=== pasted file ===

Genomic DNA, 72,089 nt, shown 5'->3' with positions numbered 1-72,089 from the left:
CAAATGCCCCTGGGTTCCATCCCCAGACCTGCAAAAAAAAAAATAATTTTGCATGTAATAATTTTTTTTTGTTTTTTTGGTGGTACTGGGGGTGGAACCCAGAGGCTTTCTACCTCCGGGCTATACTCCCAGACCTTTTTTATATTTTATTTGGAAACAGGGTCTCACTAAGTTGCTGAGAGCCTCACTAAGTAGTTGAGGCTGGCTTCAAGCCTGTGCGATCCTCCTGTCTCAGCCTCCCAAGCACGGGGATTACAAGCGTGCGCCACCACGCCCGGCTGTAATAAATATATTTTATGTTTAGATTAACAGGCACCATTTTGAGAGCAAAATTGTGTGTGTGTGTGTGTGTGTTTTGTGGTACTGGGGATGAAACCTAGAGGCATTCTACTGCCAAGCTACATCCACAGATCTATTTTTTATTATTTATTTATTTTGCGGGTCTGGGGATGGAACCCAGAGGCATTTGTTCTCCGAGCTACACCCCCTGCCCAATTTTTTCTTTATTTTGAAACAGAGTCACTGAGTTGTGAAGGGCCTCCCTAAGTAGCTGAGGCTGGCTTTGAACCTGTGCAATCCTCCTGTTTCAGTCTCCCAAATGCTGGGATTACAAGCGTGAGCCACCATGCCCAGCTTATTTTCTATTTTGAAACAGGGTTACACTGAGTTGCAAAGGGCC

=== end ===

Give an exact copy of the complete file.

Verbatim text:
Genomic DNA, 72,089 nt, shown 5'->3' with positions numbered 1-72,089 from the left:
CAAATGCCCCTGGGTTCCATCCCCAGACCTGCAAAAAAAAAAATAATTTTGCATGTAATAATTTTTTTTTGTTTTTTTGGTGGTACTGGGGGTGGAACCCAGAGGCTTTCTACCTCCGGGCTATACTCCCAGACCTTTTTTATATTTTATTTGGAAACAGGGTCTCACTAAGTTGCTGAGAGCCTCACTAAGTAGTTGAGGCTGGCTTCAAGCCTGTGCGATCCTCCTGTCTCAGCCTCCCAAGCACGGGGATTACAAGCGTGCGCCACCACGCCCGGCTGTAATAAATATATTTTATGTTTAGATTAACAGGCACCATTTTGAGAGCAAAATTGTGTGTGTGTGTGTGTGTGTTTTGTGGTACTGGGGATGAAACCTAGAGGCATTCTACTGCCAAGCTACATCCACAGATCTATTTTTTATTATTTATTTATTTTGCGGGTCTGGGGATGGAACCCAGAGGCATTTGTTCTCCGAGCTACACCCCCTGCCCAATTTTTTCTTTATTTTGAAACAGAGTCACTGAGTTGTGAAGGGCCTCCCTAAGTAGCTGAGGCTGGCTTTGAACCTGTGCAATCCTCCTGTTTCAGTCTCCCAAATGCTGGGATTACAAGCGTGAGCCACCATGCCCAGCTTATTTTCTATTTTGAAACAGGGTTACACTGAGTTGCAAAGGGCC